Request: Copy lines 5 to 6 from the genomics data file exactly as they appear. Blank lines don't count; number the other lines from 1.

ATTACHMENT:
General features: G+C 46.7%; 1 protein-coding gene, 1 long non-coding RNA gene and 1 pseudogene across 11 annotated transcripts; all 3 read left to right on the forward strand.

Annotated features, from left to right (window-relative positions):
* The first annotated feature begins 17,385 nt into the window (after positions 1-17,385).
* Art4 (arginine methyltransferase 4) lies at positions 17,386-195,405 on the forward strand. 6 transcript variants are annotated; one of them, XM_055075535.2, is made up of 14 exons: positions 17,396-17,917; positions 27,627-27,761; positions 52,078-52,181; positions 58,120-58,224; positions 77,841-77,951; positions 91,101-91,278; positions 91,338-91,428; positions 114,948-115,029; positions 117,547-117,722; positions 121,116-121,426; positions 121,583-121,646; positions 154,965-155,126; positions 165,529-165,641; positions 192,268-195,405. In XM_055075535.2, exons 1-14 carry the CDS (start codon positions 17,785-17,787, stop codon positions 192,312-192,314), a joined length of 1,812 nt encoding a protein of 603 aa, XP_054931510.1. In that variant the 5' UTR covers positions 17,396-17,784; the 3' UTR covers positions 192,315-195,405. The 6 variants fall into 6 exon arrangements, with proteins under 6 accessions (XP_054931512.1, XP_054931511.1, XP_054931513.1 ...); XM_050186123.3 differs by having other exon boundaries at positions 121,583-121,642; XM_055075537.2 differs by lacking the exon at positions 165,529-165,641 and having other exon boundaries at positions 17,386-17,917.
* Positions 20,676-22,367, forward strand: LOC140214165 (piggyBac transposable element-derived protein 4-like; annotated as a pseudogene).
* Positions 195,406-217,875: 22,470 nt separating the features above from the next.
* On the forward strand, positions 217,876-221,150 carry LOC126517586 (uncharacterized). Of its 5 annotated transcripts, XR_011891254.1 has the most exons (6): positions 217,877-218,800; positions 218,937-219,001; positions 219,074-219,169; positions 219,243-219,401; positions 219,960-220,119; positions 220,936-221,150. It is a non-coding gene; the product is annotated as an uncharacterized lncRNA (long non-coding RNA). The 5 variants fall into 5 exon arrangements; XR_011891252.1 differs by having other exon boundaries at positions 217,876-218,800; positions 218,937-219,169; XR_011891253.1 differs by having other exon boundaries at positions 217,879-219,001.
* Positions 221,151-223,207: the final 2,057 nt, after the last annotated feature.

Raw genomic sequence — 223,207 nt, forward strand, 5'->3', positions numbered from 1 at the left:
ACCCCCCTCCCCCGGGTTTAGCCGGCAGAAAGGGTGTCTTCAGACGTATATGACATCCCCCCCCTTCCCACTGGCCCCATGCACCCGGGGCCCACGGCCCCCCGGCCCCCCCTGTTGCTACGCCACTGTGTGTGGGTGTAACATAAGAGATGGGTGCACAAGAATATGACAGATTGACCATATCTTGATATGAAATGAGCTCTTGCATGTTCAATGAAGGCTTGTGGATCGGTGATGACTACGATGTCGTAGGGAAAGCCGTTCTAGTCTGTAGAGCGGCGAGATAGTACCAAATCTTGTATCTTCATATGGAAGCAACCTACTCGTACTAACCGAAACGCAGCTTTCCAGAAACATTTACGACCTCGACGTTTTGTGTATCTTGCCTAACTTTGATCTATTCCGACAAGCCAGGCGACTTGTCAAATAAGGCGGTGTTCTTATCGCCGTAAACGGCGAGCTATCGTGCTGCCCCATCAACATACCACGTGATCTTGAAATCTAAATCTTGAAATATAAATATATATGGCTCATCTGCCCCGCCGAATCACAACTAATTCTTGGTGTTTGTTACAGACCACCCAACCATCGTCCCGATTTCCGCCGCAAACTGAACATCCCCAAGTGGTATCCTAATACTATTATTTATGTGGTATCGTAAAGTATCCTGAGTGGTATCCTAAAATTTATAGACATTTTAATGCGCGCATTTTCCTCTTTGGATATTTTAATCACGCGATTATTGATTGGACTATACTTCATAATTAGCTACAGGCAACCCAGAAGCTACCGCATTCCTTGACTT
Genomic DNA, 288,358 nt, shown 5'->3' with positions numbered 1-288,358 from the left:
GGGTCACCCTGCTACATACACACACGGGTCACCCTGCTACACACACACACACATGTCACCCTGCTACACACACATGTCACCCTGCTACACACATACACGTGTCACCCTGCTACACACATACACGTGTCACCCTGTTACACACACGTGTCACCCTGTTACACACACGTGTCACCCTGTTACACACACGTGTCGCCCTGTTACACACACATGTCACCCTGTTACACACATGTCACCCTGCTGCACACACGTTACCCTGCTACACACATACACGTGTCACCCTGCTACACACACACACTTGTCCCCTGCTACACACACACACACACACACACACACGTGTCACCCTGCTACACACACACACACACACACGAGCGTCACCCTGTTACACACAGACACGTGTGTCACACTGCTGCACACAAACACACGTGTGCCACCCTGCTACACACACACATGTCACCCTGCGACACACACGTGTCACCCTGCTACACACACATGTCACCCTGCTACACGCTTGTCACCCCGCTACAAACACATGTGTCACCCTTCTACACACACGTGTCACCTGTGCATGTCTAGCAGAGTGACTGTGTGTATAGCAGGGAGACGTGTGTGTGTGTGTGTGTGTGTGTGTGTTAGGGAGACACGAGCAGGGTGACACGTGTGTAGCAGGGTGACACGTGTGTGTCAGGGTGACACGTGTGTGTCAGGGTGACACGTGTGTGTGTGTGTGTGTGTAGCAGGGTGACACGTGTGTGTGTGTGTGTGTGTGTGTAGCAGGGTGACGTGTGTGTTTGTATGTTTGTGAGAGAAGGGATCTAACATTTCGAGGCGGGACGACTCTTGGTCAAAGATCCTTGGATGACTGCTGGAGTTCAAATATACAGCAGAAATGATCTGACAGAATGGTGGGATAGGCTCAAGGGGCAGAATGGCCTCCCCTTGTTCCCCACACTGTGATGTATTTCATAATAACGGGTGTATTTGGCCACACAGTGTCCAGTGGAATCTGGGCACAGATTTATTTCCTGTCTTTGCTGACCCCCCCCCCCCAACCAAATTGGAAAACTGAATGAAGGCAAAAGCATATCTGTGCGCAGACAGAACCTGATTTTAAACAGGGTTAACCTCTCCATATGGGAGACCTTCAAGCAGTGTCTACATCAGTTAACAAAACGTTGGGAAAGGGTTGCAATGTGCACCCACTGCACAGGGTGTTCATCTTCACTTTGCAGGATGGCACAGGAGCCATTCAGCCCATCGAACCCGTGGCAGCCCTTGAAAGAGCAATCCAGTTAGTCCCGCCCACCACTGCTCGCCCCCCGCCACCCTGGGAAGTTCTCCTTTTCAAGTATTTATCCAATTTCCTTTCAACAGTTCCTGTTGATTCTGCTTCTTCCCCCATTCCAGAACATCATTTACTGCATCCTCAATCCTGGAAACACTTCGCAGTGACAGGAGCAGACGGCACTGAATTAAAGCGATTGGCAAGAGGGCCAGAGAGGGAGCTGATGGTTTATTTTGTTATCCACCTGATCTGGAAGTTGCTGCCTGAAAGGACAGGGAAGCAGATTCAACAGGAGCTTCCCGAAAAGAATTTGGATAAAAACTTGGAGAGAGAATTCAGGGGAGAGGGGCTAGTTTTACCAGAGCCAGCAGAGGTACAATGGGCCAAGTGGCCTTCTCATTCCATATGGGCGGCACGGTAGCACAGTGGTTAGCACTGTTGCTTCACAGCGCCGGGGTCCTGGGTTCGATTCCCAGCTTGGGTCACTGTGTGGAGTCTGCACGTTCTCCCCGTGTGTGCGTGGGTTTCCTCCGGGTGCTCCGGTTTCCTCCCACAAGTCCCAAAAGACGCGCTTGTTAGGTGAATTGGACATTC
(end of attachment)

* Positions 20,676-22,367, forward strand: LOC140214165 (piggyBac transposable element-derived protein 4-like; annotated as a pseudogene).
* Positions 195,406-217,875: 22,470 nt separating the features above from the next.